ERSO
 

Research and development and knowledge transfer

This vital institutional management function has guided the design and implementation of national strategies that have sustained reductions in road deaths and injuries, in the face of growing mobility and exposure to risk [56] [5]. It aims to produce a cadre of international, national and local professionals who can contribute research-based approaches and knowledge to road safety policy, programs and public debate. Knowledge transfer must be grounded in actual practice in a ‘learning by doing’ model, backed with sufficient targeted investment to overcome the barriers presented by the evident capacity weaknesses at the global, regional and country levels. Strong and sustained international cooperation will be required to mobilize knowledge transfer resources and support services commensurate with the sheer scale of the global losses arising from escalating road deaths and serious injuries [5].

 

Good practice countries believe that research, technical support and knowledge transfer underpin their road safety performance and ensure that this sector is well-supported. Key activities include:

  • Developing capacity for multi-disciplinary research and knowledge transfer
  • Creating a national road safety research strategy and annual programme
  • Securing sources of sustainable funding for road safety research
  • Training and professional exchange
  • Establishing best practice guidelines
  • Setting up demonstration projects[5].

In some good practice countries, multi-disciplinary road safety research forms part of a national research strategy with a dedicated government budget. This includes behavioural studies; road crash injury research, biomechanics and vehicle design; road safety engineering; post-impact care; demonstration projects; and the development of standards for national and international legislation. Some countries have set up external advisory panels to help define the national programme. Appropriate levels of human and public financial resource need to be invested in a national road safety research programme. National and community research – as opposed to relying solely on international research – is important for identifying local problems and localized groups at increased risk of road injury. Separation of the research and evaluation functions from the operational aspects of road safety management gives independence and credibility to public policy research [5].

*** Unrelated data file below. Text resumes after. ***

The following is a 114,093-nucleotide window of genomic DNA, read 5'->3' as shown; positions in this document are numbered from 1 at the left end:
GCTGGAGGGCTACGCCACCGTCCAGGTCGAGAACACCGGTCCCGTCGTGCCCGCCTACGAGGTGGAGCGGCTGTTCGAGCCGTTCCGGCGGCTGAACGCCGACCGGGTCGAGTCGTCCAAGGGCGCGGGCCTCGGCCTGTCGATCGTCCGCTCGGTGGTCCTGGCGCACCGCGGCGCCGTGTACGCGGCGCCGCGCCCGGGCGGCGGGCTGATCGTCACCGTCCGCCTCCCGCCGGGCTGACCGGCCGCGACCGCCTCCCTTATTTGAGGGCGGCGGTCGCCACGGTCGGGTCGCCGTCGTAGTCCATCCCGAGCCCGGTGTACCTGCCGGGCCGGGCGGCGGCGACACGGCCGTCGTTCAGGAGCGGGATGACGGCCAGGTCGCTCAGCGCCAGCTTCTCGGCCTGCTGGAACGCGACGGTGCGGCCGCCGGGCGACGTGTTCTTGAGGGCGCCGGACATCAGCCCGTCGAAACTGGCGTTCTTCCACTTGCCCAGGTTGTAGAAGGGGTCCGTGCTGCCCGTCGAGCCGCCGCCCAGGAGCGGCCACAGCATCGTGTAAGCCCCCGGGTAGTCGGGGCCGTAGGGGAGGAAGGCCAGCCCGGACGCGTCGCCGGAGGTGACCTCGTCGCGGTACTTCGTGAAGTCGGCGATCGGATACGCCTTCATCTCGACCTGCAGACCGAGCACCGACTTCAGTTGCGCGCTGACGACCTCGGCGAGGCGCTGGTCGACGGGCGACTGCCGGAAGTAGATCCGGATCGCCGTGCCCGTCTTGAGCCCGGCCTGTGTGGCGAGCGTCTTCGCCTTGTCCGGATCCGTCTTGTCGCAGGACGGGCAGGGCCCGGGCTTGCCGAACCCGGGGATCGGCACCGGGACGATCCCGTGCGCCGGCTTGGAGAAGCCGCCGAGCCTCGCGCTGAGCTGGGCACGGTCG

In Europe, the Forum of European Road Safety Research Institutes [29], the Passive Safety Network [67] and the European Enhanced Vehicle Safety Committee (EEVC), have comprised the principal road safety research networks over the last decade and new networks are emerging with the assistance of the EU Framework Programme. FERSI’S mission is to :

  • Provide a forum for developing collaborative research projects aimed at producing solutions to common road safety problems within European countries
  • Provide support to the European Commission in defining research needs within Europe
  • Encourage the exchange of good practice and research knowledge between countries and
  • Encourage closer co-operation and, where appropriate, the exchange of researchers between countries

Knowledge transfer in road safety is promoted and supported by a wide range of international and national agencies e.g. the World Bank and its Global Road Safety Facility and World Health Organization, the FIA Foundation for the Automobile and Society and the Global Road Safety Partnership are currently preparing a series of good practice intervention guides on road safety to assist country implementation of the recommendations of the World Report on Road Traffic Injury Prevention. The World Health Organization has produced a training programme (TEACH VIP) with a road traffic injury prevention component as well as a recent training manual (www.who.int). The OECD has carried out international reviews of road safety best practice for many years (www.oecd.org). Not least the European Union CARDS programme has supported twinning and professional exchange programmes in road safety management and has created the European Road Safety Observatory to enhance knowledge transfer on best practice ( www.erso.eu) [5]

 

   
 
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